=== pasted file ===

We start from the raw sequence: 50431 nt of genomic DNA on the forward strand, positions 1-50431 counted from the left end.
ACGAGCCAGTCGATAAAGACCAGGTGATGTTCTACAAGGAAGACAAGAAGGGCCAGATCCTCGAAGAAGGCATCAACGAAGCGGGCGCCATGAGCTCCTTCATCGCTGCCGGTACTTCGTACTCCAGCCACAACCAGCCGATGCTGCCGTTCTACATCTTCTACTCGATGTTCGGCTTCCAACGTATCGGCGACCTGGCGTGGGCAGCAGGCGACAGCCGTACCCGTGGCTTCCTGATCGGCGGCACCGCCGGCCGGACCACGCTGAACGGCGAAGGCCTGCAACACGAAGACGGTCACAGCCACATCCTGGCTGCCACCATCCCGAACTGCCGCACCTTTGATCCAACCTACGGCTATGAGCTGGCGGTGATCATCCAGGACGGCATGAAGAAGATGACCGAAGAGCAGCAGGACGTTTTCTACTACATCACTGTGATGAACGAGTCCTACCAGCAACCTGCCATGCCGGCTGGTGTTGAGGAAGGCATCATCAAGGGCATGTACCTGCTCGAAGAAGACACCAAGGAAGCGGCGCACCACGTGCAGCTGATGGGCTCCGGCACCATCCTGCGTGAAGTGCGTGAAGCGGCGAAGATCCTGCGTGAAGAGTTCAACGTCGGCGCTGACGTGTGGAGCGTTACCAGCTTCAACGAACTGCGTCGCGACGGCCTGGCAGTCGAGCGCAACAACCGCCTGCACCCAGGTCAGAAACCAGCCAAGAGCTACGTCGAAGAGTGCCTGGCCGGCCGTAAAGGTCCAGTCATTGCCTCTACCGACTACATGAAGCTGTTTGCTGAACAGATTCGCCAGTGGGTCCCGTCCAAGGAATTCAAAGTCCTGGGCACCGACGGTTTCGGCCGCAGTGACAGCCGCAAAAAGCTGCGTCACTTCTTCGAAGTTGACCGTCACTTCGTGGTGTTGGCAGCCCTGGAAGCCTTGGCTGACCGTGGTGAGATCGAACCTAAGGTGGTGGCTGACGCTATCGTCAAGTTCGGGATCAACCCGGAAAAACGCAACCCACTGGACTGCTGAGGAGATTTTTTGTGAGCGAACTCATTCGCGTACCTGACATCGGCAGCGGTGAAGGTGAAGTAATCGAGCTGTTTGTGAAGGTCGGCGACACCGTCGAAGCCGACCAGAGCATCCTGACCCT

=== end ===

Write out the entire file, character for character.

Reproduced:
We start from the raw sequence: 50431 nt of genomic DNA on the forward strand, positions 1-50431 counted from the left end.
ACGAGCCAGTCGATAAAGACCAGGTGATGTTCTACAAGGAAGACAAGAAGGGCCAGATCCTCGAAGAAGGCATCAACGAAGCGGGCGCCATGAGCTCCTTCATCGCTGCCGGTACTTCGTACTCCAGCCACAACCAGCCGATGCTGCCGTTCTACATCTTCTACTCGATGTTCGGCTTCCAACGTATCGGCGACCTGGCGTGGGCAGCAGGCGACAGCCGTACCCGTGGCTTCCTGATCGGCGGCACCGCCGGCCGGACCACGCTGAACGGCGAAGGCCTGCAACACGAAGACGGTCACAGCCACATCCTGGCTGCCACCATCCCGAACTGCCGCACCTTTGATCCAACCTACGGCTATGAGCTGGCGGTGATCATCCAGGACGGCATGAAGAAGATGACCGAAGAGCAGCAGGACGTTTTCTACTACATCACTGTGATGAACGAGTCCTACCAGCAACCTGCCATGCCGGCTGGTGTTGAGGAAGGCATCATCAAGGGCATGTACCTGCTCGAAGAAGACACCAAGGAAGCGGCGCACCACGTGCAGCTGATGGGCTCCGGCACCATCCTGCGTGAAGTGCGTGAAGCGGCGAAGATCCTGCGTGAAGAGTTCAACGTCGGCGCTGACGTGTGGAGCGTTACCAGCTTCAACGAACTGCGTCGCGACGGCCTGGCAGTCGAGCGCAACAACCGCCTGCACCCAGGTCAGAAACCAGCCAAGAGCTACGTCGAAGAGTGCCTGGCCGGCCGTAAAGGTCCAGTCATTGCCTCTACCGACTACATGAAGCTGTTTGCTGAACAGATTCGCCAGTGGGTCCCGTCCAAGGAATTCAAAGTCCTGGGCACCGACGGTTTCGGCCGCAGTGACAGCCGCAAAAAGCTGCGTCACTTCTTCGAAGTTGACCGTCACTTCGTGGTGTTGGCAGCCCTGGAAGCCTTGGCTGACCGTGGTGAGATCGAACCTAAGGTGGTGGCTGACGCTATCGTCAAGTTCGGGATCAACCCGGAAAAACGCAACCCACTGGACTGCTGAGGAGATTTTTTGTGAGCGAACTCATTCGCGTACCTGACATCGGCAGCGGTGAAGGTGAAGTAATCGAGCTGTTTGTGAAGGTCGGCGACACCGTCGAAGCCGACCAGAGCATCCTGACCCT